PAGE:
Atmospheric inputs of mineral elements into tropical rain forests may constitute an important input of plant nutrients, especially for soils of low inherent fertility (Proctor, 1987; Bruijnzeel, 1991). Such atmospheric inputs are traditionally divided into wet deposition (input of mineral elements dissolved in rainwater) and dry deposition (inputs from deposited aerosol particles or as dust). For large particles such a distinction may be obvious, for example, in examining effects of Saharan dust on overall forest nutrient balances in West African rain forests (Stoorvogel et al, 1997) or in examining long-range advection of particles such as the deposition of Saharan dust into the vegetation of the Amazon Basin (Swap et al, 1992). But for marine, anthropogenic, and biogenic aerosols, entrainment into atmospheric water vapor may occur during the convective mixing of the lower troposphere, with the elements of such particles then being deposited during rainfall events as well as by dry deposition. The separation of dry versus wet deposition is fraught with technical difficulties (Lindberg et al, 1986), but for many tropical forest studies a simple combined measure of the two has been obtained by sampling in a forest clearing or sometimes above the canopy. In this way the bulk nutrient content of the precipitation has been obtained, at least for the collector itself (Bruijnzeel, 1991). As is also discussed by Bruijnzeel (1989; 1991), due to several complications, this method does not necessarily give the amounts as the amounts of nutrients deposited on the proximal forest canopy. In attempts to deduce external nutrient inputs into a forest, a further complication may be that tropical forests themselves produce aerosols (Crozat 1979; Artaxo et al, 1988, 1990).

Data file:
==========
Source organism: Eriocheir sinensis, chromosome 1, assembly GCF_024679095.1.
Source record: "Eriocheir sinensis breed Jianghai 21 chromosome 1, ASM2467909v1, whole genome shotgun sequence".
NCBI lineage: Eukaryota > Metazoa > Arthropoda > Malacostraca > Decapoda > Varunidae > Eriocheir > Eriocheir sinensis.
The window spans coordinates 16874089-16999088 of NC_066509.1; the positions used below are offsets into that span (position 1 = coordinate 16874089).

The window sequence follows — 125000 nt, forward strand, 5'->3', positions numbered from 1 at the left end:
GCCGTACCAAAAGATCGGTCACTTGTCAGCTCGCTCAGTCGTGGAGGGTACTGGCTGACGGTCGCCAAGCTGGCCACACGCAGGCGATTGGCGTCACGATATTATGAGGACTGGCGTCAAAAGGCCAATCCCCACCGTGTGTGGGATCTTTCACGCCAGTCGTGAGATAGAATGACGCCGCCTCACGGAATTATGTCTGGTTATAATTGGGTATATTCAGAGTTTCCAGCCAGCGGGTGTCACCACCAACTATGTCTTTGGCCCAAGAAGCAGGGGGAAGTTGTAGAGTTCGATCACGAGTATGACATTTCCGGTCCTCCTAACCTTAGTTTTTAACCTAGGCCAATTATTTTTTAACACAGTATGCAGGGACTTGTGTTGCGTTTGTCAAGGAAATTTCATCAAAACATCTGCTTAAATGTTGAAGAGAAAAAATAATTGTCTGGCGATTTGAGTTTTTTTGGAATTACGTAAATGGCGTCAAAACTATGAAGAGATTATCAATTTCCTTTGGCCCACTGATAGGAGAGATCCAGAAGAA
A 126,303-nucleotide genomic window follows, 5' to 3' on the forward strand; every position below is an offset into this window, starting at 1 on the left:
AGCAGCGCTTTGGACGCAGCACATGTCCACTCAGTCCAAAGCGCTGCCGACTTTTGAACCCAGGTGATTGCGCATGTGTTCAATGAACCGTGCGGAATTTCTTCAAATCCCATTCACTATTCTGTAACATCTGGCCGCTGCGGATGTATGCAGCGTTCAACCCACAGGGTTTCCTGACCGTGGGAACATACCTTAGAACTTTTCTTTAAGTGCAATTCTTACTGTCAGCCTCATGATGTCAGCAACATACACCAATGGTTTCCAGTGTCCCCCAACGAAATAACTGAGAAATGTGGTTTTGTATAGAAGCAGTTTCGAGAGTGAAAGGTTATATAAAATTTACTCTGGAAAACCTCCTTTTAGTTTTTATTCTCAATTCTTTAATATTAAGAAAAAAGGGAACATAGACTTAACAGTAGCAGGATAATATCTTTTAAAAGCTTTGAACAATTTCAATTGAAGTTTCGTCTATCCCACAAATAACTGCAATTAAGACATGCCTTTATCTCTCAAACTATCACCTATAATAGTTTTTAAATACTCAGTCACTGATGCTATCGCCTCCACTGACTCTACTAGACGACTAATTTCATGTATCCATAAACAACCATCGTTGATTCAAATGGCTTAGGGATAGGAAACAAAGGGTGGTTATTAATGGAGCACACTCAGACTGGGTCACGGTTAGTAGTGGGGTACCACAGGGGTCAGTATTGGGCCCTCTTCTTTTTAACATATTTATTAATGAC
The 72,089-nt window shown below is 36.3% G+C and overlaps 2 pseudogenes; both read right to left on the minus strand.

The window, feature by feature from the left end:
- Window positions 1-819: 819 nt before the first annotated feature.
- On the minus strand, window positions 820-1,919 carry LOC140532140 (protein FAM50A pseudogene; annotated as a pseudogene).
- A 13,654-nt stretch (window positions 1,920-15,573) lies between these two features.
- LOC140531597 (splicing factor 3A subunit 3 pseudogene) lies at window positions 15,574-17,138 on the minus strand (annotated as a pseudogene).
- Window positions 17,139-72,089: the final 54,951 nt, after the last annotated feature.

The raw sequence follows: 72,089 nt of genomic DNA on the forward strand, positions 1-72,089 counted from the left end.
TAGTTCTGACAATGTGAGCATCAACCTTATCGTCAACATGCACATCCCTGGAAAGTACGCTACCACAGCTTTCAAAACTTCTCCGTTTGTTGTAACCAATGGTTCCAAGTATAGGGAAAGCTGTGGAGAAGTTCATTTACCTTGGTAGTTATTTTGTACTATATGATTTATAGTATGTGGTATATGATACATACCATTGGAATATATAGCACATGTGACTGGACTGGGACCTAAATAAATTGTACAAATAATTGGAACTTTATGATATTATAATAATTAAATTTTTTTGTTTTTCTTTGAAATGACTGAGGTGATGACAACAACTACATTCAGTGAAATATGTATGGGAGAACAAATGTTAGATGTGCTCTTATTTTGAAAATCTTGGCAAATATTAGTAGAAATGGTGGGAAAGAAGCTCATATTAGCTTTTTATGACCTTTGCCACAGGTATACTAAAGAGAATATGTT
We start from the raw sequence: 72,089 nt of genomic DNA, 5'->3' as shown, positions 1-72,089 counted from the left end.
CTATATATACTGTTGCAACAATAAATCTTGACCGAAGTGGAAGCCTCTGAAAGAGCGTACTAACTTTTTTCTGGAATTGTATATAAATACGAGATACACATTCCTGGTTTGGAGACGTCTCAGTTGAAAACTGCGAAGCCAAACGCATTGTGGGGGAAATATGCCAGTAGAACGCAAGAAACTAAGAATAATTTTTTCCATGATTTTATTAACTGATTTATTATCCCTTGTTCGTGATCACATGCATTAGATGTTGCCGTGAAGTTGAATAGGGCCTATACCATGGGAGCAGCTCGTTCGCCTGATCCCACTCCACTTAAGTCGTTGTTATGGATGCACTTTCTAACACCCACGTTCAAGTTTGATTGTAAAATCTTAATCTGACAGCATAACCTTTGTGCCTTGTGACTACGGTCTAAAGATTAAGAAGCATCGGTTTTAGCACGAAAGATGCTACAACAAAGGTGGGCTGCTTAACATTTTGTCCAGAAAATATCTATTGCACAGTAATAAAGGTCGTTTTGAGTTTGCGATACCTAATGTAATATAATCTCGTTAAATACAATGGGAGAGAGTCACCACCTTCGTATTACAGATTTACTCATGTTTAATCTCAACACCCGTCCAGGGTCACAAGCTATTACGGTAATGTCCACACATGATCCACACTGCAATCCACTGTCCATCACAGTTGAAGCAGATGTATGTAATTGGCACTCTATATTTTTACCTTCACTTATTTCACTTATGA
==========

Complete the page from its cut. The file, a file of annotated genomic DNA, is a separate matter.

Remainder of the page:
Given the above uncertainties, and even after unreasonably high values have been excluded, the high variability in reported rates of P deposition onto tropical forests, 0.3-7 rnmol P m-2 year-1 (Bruijnzeel, 1991; Lesalc and Melaclc, 1996; Stoorvogel et al., 1997; Williams et al., 1997), is not all that surprising. What is surprising is the magnitude of this input relative to the annual litter fall flux, which, from the summary of Proctor (1987), typically ranges from 19 to 44 mmol P m-2 year-1 (see also Sec. 3.2). Indeed, comparisons of lowland forest sites where both bulk precipitation inputs and litter fall measurements have been made suggest that the input of P into tropical ecosystems from the atmosphere above is 0.27 ± 0.17 (n = 6) of the annual litter fall P (Nye, 1961; Bernhard-Reverset, 1975; Golley et al, 1975; Brinkmann, 1985). These relatively high rates of P deposition onto tropical forests contrast with the standard view that atmospheric inputs of P into these ecosystems are not significant (Vitousek et al, 1988; Kennedy et al, 1998).